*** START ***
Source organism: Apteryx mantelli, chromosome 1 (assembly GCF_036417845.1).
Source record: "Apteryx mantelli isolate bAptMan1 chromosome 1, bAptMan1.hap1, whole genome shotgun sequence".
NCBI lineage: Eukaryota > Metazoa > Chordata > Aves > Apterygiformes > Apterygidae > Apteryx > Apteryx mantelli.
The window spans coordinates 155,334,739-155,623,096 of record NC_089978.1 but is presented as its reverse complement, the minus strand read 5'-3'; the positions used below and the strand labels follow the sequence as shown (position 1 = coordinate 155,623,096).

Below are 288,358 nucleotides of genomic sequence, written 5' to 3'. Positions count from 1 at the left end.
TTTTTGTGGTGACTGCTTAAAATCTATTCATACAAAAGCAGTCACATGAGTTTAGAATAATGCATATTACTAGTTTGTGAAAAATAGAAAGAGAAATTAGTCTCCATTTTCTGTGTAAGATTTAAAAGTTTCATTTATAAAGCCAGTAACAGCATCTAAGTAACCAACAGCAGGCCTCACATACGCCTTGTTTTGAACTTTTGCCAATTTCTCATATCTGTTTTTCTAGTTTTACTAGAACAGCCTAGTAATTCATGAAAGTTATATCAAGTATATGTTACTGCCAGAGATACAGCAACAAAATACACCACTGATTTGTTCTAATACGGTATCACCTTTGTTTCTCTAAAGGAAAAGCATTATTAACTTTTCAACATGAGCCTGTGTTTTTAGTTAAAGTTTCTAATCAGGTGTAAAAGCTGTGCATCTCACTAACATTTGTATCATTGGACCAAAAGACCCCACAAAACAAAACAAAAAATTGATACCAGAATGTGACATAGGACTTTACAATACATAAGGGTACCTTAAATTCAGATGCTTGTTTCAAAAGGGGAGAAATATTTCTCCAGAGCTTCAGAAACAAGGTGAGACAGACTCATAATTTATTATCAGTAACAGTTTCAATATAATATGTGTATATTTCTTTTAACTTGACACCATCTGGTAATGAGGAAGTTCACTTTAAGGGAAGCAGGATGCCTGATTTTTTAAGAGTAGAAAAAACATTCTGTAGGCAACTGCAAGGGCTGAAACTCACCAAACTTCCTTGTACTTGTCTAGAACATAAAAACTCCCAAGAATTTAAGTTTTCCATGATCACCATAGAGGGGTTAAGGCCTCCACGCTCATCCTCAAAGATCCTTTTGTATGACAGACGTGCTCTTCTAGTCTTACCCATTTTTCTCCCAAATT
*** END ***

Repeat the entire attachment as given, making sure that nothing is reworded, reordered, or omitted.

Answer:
Source organism: Apteryx mantelli, chromosome 1 (assembly GCF_036417845.1).
Source record: "Apteryx mantelli isolate bAptMan1 chromosome 1, bAptMan1.hap1, whole genome shotgun sequence".
NCBI lineage: Eukaryota > Metazoa > Chordata > Aves > Apterygiformes > Apterygidae > Apteryx > Apteryx mantelli.
The window spans coordinates 155,334,739-155,623,096 of record NC_089978.1 but is presented as its reverse complement, the minus strand read 5'-3'; the positions used below and the strand labels follow the sequence as shown (position 1 = coordinate 155,623,096).

Below are 288,358 nucleotides of genomic sequence, written 5' to 3'. Positions count from 1 at the left end.
TTTTTGTGGTGACTGCTTAAAATCTATTCATACAAAAGCAGTCACATGAGTTTAGAATAATGCATATTACTAGTTTGTGAAAAATAGAAAGAGAAATTAGTCTCCATTTTCTGTGTAAGATTTAAAAGTTTCATTTATAAAGCCAGTAACAGCATCTAAGTAACCAACAGCAGGCCTCACATACGCCTTGTTTTGAACTTTTGCCAATTTCTCATATCTGTTTTTCTAGTTTTACTAGAACAGCCTAGTAATTCATGAAAGTTATATCAAGTATATGTTACTGCCAGAGATACAGCAACAAAATACACCACTGATTTGTTCTAATACGGTATCACCTTTGTTTCTCTAAAGGAAAAGCATTATTAACTTTTCAACATGAGCCTGTGTTTTTAGTTAAAGTTTCTAATCAGGTGTAAAAGCTGTGCATCTCACTAACATTTGTATCATTGGACCAAAAGACCCCACAAAACAAAACAAAAAATTGATACCAGAATGTGACATAGGACTTTACAATACATAAGGGTACCTTAAATTCAGATGCTTGTTTCAAAAGGGGAGAAATATTTCTCCAGAGCTTCAGAAACAAGGTGAGACAGACTCATAATTTATTATCAGTAACAGTTTCAATATAATATGTGTATATTTCTTTTAACTTGACACCATCTGGTAATGAGGAAGTTCACTTTAAGGGAAGCAGGATGCCTGATTTTTTAAGAGTAGAAAAAACATTCTGTAGGCAACTGCAAGGGCTGAAACTCACCAAACTTCCTTGTACTTGTCTAGAACATAAAAACTCCCAAGAATTTAAGTTTTCCATGATCACCATAGAGGGGTTAAGGCCTCCACGCTCATCCTCAAAGATCCTTTTGTATGACAGACGTGCTCTTCTAGTCTTACCCATTTTTCTCCCAAATT